Want To Improve Your Mental Health? Study Says Put Your Kids To Bed Early

Want To Improve Your Mental Health? Study Says Put Your Kids To Bed Early

We all know children need adequate rest. We also know that parenthood is exhausting.

Many parents are quite spent by the time bedtime rolls around.

For some, this translates to trying to get kids to bed early. For others, it means being too exhausted to push for an early bedtime.

Parenthood exhaustion is real and it can have a big impact on our mental wellness.

While many studies support early bedtimes as beneficial for kids, a new study has found it also benefits mothers by improving their mental health.

Researchers with the Growing Up in Australia study found early bedtimes benefited mothers’ mental health.

Why Is An Early Bedtime Beneficial For Kids?

For kids, the benefit of going to bed early is ensuring they get adequate sleep. If your child doesn’t have to be up in the morning at a specific time, it may not be as vital.

But for many of us, our lifestyle requires getting up a certain time, then heading to work and daycare, school, etc.

Adequate sleep is beneficial for everyone, however, for children it can be vital for their developing bodies and minds. The National Sleep Foundation makes sleep recommendations for each age group:

  • Newborns (0-3 months): 14-17 hours each day
  • Infants (4-11 months): 12-15 hours each day
  • Toddlers (1-2 years): 11-14 hours each day
  • Preschoolers (3-5): 10-13 hours each day
  • School age children (6-13): 9-11 hours each day
  • Teenagers (14-17): to 8-10 hours each day
  • Adults (18-64): Sleep range is 7-9 hours each day
  • Older adults (65+): 7-8 hours each day.

Every baby, child and adult are of course unique and these are simply guidelines.

For children, adequate sleep is a piece of the puzzle in maintaining a healthy weight, it helps with learning and attention at school, and it can help with their immune system and body repair.

It’s important to remember that for your infants, and even many preschoolers, these hours are needed over a 24 hour period and aren’t likely to be consecutive without some waking. Read How Much Sleep Does My Baby Need? to learn more.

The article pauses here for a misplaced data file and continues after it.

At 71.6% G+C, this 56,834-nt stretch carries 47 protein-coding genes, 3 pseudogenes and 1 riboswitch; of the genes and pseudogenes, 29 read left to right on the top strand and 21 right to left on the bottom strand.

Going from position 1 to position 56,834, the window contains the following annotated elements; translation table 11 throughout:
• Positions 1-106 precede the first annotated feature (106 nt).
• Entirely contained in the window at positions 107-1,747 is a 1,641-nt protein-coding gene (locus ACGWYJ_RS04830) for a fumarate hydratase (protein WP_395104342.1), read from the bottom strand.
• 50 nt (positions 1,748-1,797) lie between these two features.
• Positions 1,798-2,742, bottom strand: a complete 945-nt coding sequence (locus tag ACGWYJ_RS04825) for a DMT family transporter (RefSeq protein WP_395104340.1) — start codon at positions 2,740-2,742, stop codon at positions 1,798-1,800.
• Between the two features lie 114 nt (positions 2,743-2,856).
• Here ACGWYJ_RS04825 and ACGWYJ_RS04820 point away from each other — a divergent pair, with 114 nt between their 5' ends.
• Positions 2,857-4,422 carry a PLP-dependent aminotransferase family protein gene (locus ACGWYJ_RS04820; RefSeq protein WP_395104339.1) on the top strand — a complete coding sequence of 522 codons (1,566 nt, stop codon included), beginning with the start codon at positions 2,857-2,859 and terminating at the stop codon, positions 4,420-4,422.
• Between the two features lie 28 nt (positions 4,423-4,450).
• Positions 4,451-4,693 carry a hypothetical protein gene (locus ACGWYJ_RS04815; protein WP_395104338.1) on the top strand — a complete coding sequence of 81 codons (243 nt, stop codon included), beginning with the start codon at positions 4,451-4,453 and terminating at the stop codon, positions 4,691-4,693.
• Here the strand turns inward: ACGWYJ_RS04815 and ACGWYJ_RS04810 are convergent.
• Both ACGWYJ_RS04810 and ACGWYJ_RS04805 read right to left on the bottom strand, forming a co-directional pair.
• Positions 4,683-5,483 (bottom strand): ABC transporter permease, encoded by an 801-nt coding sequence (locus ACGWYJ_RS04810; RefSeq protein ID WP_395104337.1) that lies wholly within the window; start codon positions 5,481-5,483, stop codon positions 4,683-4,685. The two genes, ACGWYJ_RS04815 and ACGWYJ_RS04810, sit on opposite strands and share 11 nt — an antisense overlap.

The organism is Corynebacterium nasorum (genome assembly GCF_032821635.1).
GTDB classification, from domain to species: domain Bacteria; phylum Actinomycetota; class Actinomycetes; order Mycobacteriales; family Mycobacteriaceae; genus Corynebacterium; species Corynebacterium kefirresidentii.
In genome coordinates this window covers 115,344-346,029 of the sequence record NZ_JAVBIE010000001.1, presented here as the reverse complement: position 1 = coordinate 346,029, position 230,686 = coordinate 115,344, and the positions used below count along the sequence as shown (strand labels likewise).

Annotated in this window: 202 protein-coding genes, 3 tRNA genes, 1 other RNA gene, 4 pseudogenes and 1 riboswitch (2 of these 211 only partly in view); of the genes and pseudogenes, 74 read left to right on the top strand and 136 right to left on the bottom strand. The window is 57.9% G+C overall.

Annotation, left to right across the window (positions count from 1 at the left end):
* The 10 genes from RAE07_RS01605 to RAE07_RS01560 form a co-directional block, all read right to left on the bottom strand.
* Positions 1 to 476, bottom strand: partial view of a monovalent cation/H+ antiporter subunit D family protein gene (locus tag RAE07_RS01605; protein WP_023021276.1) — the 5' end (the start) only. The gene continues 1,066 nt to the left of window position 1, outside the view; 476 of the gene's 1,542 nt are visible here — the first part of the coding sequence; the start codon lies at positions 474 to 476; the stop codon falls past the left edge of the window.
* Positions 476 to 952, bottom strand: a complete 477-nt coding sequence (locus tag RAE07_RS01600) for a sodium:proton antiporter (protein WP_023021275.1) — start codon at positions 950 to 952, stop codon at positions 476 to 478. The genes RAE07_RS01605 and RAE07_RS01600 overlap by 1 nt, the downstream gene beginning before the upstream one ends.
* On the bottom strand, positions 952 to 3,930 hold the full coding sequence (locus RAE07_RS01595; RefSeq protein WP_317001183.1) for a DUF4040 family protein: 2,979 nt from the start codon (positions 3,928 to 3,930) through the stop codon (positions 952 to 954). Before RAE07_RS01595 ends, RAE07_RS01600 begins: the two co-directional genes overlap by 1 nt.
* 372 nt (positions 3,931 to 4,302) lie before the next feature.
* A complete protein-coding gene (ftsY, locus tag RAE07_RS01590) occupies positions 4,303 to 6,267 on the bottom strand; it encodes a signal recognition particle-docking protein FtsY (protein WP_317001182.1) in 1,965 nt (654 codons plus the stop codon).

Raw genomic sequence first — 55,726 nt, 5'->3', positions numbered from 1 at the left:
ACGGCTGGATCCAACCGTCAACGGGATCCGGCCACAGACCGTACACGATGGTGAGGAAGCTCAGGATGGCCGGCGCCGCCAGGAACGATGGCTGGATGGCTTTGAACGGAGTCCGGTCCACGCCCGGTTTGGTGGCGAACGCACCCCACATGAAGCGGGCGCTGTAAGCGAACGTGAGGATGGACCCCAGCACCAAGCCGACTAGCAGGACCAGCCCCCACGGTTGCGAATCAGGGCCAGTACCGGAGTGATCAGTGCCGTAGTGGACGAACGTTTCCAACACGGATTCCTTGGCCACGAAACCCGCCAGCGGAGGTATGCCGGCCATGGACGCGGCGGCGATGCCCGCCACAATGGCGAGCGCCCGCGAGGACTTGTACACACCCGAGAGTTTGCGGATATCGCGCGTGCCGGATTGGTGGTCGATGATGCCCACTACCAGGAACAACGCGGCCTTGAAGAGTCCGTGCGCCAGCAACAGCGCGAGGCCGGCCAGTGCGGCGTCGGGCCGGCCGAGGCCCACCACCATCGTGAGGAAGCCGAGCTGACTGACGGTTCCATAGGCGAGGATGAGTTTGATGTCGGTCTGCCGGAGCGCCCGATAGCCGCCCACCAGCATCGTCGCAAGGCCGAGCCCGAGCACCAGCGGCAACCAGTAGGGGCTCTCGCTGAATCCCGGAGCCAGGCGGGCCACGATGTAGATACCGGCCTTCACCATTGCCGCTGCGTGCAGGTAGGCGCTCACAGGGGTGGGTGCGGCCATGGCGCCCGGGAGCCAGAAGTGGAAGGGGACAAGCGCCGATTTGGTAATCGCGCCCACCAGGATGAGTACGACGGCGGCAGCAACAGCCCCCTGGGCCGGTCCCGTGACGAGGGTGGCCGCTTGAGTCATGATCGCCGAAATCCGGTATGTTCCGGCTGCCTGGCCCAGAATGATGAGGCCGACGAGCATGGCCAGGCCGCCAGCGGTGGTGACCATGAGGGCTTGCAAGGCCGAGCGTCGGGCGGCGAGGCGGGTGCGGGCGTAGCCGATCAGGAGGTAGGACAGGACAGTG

Why Would An Early Bedtime Improve Mothers’ Mental Health?

It goes without saying that motherhood can be exhausting. Some days you’re going all day and simply collapse into bed as soon as you finally get the kids to sleep.

Downtime? A chance to unwind? What is that? We all need it, but when you’re a mother it can be hard to find.

Researchers with the Growing Up in Australia survey tracked families beginning in 2004 and continued to check in every two years.

When looking at bedtimes and the mental health of mothers, researched collected information from parents of kids aged 4 to 5 and again at age 6 to 7, and 8 to 9.

They looked at lifestyle and bedtime data. What they found was that children with earlier bedtimes had better health-related quality of life when compared to kids who didn’t go to bed earlier. What was particularly interesting, however, was these children also had mothers with improved mental health.

And perhaps most interesting of all, regardless of how the children actually slept (e.g. night waking, location of sleeping, etc.) the key to improved mental health was an earlier bedtime.

So, why would an early bedtime improve a mother’s mental health? Most likely, an earlier bedtime actually allowed for some downtime. If the children are in bed by 8 or 8:30pm, a mother has time to prepare for the next day, have a bit of quiet time, and still get to bed at a reasonable hour herself.

What About Babies, Can They Have Early Bedtimes?

These researchers looked at children beginning at age 4. Toddlers, preschoolers and school aged children are typically ready for and benefit from bedtimes.

With infants, it can be ideal to establish night versus day behaviour, but expect to be flexible. Infants go through many developmental changes and thus many sleeping patterns.

Establishing a bedtime routine and clear differences between nighttime and daytime behaviour can help set the groundwork for an early bedtime when they’re old enough to have more of a sleeping schedule.

In the meantime, you can help improve your mental health by finding other ways to get adequate rest and practice self-care.

Be sure to read 6 Things To Do When You Need More Sleep for more tips on getting adequate rest as a new mama.

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Maria Pyanov CPD, CCE CONTRIBUTOR

Maria Silver Pyanov is a mama of four energetic boys and one unique little girl. She is also a doula and childbirth educator. She's an advocate for birth options, and adequate prenatal care and support. She believes in the importance of rebuilding the village so no parent feels unsupported.


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